American Health Care Act by the numbers: What to know about Senate Republicans' secret health plan
Senate Republicans on Thursday unveiled a "discussion draft" of their top-secret plan to repeal and replace the Affordable Care Act, bringing into the light of day the health care reform plan they drafted behind closed doors.
President Donald Trump, speaking at a rally in Iowa Wednesday evening, promised the Republicans would put forth a "really good plan" — a "plan with heart," Trump said.
But Democrats, who have criticized the way Republicans drafted the bill, pounced on the plan after its unveiling Wednesday. "This bill will result in higher costs, less care and millions of Americans will lose their health insurance, particularly through Medicaid," Senate Minority Leader Chuck Schumer said. "The way this bill cuts health care is heartless."
Here's a numerical overview of the Senate's American Health Care Act — and what Republicans will need to do to get it passed.
The number of Americans who benefitted from the ACA's Medicaid expansion.
The number of years it will take to phase out federal funding for that Medicaid expansion under the Senate Republicans' plan. Moderate Republicans had favored phasing out the expansion more gradually over a seven-year period.
The year the Senate plan would begin changing the way the federal government funds Medicaid. Like the version of the bill passed by the House, the Senate plan would fund Medicaid via either block grants or per capita, capped amounts of money provided to the states. Doing that alone could challenge state budgets, tighten eligibility rules and limit the coverage recipients receive.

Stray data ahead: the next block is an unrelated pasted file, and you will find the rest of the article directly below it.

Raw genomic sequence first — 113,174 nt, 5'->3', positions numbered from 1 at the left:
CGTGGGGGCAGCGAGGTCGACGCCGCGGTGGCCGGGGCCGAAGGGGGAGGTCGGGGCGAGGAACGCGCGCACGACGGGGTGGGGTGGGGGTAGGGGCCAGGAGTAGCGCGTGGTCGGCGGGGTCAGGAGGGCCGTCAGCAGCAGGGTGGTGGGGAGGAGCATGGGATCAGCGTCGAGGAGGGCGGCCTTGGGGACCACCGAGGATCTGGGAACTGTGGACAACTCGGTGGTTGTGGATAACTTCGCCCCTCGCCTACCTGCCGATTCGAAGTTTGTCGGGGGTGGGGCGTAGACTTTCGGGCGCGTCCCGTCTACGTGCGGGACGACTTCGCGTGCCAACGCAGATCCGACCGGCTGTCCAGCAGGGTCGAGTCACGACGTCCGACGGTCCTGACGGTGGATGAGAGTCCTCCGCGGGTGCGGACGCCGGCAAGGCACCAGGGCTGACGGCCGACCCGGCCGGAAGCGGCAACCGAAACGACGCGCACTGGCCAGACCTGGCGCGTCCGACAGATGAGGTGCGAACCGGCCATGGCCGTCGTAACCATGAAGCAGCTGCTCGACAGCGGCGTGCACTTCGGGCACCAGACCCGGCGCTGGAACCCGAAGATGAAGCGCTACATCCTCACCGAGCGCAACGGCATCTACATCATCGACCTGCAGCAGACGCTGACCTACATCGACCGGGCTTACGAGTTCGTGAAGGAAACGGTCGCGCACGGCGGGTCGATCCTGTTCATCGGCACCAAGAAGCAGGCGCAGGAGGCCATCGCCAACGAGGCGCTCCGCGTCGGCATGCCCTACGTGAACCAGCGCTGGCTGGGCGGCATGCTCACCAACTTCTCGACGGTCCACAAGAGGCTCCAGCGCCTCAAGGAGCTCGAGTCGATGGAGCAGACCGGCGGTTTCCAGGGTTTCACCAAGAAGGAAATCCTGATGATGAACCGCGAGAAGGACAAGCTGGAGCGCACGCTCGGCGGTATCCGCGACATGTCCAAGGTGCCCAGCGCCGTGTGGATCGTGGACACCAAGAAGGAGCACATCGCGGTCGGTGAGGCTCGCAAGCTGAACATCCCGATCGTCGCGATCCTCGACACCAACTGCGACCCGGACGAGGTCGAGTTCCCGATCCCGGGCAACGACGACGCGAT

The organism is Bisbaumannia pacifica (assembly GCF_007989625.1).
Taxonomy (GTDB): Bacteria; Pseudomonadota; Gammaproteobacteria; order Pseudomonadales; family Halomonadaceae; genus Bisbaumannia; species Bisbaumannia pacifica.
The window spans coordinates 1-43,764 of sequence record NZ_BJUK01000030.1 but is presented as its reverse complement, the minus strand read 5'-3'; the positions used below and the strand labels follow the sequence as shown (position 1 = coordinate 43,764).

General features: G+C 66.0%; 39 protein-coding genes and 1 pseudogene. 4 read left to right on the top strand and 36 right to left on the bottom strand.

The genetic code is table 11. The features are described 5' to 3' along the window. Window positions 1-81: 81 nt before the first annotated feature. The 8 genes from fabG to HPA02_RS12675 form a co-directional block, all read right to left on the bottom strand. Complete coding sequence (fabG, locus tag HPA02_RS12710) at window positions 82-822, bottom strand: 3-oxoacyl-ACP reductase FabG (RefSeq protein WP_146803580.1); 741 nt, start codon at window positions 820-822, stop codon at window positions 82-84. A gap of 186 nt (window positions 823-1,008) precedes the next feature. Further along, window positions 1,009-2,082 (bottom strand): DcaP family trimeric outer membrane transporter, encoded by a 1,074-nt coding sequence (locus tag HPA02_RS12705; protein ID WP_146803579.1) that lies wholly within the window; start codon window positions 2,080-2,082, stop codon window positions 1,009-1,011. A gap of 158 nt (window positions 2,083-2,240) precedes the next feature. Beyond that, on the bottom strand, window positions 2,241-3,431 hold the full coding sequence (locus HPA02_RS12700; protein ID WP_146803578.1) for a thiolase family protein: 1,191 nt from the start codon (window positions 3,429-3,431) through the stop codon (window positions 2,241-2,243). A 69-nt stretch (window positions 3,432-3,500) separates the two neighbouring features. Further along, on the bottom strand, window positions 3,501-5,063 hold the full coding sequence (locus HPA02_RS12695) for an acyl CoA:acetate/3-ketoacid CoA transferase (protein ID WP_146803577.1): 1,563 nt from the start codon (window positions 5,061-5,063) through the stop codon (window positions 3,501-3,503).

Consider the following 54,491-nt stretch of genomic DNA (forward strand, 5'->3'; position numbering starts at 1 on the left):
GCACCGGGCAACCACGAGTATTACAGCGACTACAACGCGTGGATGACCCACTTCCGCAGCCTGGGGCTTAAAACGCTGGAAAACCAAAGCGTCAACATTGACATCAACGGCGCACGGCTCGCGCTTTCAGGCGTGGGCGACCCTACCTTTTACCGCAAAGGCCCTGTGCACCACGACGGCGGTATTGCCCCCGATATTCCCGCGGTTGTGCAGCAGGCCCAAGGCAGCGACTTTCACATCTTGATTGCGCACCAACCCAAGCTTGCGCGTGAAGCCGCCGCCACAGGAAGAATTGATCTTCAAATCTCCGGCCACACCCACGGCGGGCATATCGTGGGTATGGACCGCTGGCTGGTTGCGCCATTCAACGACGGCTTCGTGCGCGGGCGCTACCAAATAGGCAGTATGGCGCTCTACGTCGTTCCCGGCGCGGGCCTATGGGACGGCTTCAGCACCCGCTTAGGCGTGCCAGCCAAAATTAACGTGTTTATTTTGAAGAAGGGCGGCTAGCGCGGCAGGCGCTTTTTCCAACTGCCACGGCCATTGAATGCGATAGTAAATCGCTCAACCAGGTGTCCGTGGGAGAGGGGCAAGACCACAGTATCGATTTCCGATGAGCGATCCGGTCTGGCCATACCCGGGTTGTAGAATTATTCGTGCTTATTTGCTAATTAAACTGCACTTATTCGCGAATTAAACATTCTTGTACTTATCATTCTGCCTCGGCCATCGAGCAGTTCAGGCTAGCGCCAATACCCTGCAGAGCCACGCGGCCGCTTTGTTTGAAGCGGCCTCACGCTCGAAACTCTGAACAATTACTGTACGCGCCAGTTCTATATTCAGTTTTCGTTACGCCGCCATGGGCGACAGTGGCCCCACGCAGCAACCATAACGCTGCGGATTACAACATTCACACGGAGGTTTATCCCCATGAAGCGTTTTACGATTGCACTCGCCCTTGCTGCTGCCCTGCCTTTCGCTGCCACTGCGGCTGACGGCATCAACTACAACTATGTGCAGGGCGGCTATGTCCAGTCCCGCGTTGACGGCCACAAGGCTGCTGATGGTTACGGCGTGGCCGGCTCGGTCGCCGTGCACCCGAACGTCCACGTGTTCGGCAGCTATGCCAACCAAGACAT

The funding proposed in the latest version of the plan grows more slowly than the last one, meaning Senate Republicans are going even further than their House counterparts in targeting Medicaid.
The number of public hearings the Senate Republicans' will hold on the AHCA.
The number of days until Senate Majority Leader Mitch McConnell wants the Senate to vote on the 142-page bill. He is hoping the newly unveiled health care plan will be scored by the Congressional Budget Office by Tuesday for a vote ahead of the July 4 recess.
The number of Americans who would lose their health coverage under the version of the AHCA passed by the House in May, according to the CBO.
The number of votes Republicans will need to pass the bill through the Senate. Republicans control 52 seats, but if no more than two defect, they can still pass it via another tie-breaking vote by Vice President Mike Pence.